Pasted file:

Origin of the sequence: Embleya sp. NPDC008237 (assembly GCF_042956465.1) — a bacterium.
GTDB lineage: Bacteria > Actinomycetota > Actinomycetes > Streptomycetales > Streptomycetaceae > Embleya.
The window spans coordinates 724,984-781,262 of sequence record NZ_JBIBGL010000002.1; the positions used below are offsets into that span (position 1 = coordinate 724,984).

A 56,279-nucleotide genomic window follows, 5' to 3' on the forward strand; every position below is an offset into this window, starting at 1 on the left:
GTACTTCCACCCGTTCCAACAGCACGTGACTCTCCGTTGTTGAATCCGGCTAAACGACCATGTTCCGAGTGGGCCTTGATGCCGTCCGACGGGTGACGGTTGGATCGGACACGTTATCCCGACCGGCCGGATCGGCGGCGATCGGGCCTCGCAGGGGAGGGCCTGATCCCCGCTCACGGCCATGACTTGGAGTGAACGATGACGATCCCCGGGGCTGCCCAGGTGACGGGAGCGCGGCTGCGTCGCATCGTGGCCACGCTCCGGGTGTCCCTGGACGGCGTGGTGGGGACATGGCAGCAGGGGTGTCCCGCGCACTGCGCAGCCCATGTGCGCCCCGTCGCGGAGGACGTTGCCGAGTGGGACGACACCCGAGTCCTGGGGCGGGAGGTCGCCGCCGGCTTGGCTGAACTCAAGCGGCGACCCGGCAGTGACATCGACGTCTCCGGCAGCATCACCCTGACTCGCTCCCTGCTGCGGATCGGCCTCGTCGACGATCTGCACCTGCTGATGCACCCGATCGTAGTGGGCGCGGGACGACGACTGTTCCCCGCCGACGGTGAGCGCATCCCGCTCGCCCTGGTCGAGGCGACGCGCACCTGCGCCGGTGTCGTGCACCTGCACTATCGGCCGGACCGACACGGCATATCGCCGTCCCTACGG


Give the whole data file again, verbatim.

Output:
Origin of the sequence: Embleya sp. NPDC008237 (assembly GCF_042956465.1) — a bacterium.
GTDB lineage: Bacteria > Actinomycetota > Actinomycetes > Streptomycetales > Streptomycetaceae > Embleya.
The window spans coordinates 724,984-781,262 of sequence record NZ_JBIBGL010000002.1; the positions used below are offsets into that span (position 1 = coordinate 724,984).

A 56,279-nucleotide genomic window follows, 5' to 3' on the forward strand; every position below is an offset into this window, starting at 1 on the left:
GTACTTCCACCCGTTCCAACAGCACGTGACTCTCCGTTGTTGAATCCGGCTAAACGACCATGTTCCGAGTGGGCCTTGATGCCGTCCGACGGGTGACGGTTGGATCGGACACGTTATCCCGACCGGCCGGATCGGCGGCGATCGGGCCTCGCAGGGGAGGGCCTGATCCCCGCTCACGGCCATGACTTGGAGTGAACGATGACGATCCCCGGGGCTGCCCAGGTGACGGGAGCGCGGCTGCGTCGCATCGTGGCCACGCTCCGGGTGTCCCTGGACGGCGTGGTGGGGACATGGCAGCAGGGGTGTCCCGCGCACTGCGCAGCCCATGTGCGCCCCGTCGCGGAGGACGTTGCCGAGTGGGACGACACCCGAGTCCTGGGGCGGGAGGTCGCCGCCGGCTTGGCTGAACTCAAGCGGCGACCCGGCAGTGACATCGACGTCTCCGGCAGCATCACCCTGACTCGCTCCCTGCTGCGGATCGGCCTCGTCGACGATCTGCACCTGCTGATGCACCCGATCGTAGTGGGCGCGGGACGACGACTGTTCCCCGCCGACGGTGAGCGCATCCCGCTCGCCCTGGTCGAGGCGACGCGCACCTGCGCCGGTGTCGTGCACCTGCACTATCGGCCGGACCGACACGGCATATCGCCGTCCCTACGG